“…I have no name
and I know where to find you”
The above line is the end of the opening line of the Ghosts of Manhattan and sets the tone of the novel quite well invoking the pulp age hero The Shadow. George Mann’s first novel set 25 years later then his Newbury & Hobbes series ventures into pulp age superhero action. Its a combination of genres that for me really checks all the boxes; golden age/ pulp era superhero, police procedural, steampunk with more then a few nods to Lovecraft and finer literature. If F Scott Fitzgerald were to have been a fan of wierd tales this is the world he might have envisioned in an alternate universe version of The Great Gadsby.
Ghosts of Manhattan takes us on a decidedly different spin in the now much in vogue Steampunk Genre. Ghosts is set in the 1920’s removed from the prim and proper Victorian Age of steam and consulting detectives by 25 years and the Atlantic Ocean. The book is steampunk in atmosphere but is something new in substance; maybe pulppunk.
The story is set in the roaring 20’s New York with all the usual trappings; prohibition, mob bosses, tommy gun toting thugs, jazz club speakeasies, torch singers, swank parties, lots of illicit booze and cigarettes; add to these things coal fired steam driven autos, rocket assisted biplanes and the odd steam or tesla gadget and you get the picture. The Ghost, our hero, is the product of the battlefields first world war and his brush with death therein. The opening chapter gives you a taste of his brand of vigilante justice and the tools of his trade; flechette guns, ankle rockets and the requisite goggles.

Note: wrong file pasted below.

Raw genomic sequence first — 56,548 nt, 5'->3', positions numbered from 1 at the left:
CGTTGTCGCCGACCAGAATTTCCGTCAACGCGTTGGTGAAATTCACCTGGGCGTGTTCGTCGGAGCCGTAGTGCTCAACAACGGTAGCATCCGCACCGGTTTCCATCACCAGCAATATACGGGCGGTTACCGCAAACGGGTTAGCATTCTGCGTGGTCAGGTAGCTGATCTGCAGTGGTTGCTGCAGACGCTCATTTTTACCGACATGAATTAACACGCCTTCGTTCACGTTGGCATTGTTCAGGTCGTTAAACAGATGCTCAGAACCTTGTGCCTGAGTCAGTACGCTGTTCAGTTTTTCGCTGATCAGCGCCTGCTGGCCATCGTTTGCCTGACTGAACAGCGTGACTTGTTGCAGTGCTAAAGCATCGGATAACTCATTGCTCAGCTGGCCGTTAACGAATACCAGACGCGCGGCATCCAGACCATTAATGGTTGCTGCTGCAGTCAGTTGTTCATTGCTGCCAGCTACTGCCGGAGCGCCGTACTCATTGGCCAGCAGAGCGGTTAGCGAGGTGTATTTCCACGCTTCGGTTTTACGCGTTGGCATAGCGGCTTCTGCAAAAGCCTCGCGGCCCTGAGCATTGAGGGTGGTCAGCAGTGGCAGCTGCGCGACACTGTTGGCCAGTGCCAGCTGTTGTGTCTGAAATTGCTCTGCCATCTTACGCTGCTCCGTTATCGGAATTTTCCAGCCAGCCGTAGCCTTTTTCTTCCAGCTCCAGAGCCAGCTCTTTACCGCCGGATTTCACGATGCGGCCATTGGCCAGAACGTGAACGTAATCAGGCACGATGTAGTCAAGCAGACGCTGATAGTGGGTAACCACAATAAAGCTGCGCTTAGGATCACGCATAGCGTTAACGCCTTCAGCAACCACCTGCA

The Ghosts of Manhattan is a slim book at 240 pages in this day of doorstop volumes being the norm. I read slow so this book took me two days of sporadic reading but I think it could be an afternoon read for some. Given that it is a book I would gladly shell out dosh for and may get a real copy when I get back to the US. Sure its a “superhero” tale, yeah its got lots of cinematic action scenes just you wait for those biplanes to make a showing. The characters may be archetypes on the surface but they have depth; they make decisions based on their own moral codes, choices that make them realer people. Me, I cant wait for the next installment there are not so subtle clues that there is more to come.
Watch out for those gear driven thugs mad from mud and moss and don’t assume all artifacts are without a curse. Its a time of larger then life heroes, mobsters and cops with a little spicing of HPL. Check out George Mann’s website here and get a free taste of the his Newbury & Hobbes series. Oh he is a great editor too - look for the original short fiction collections from Solaris press.
Pyr books has made the first six chapters of Ghosts available to read online here for your reading pleasure...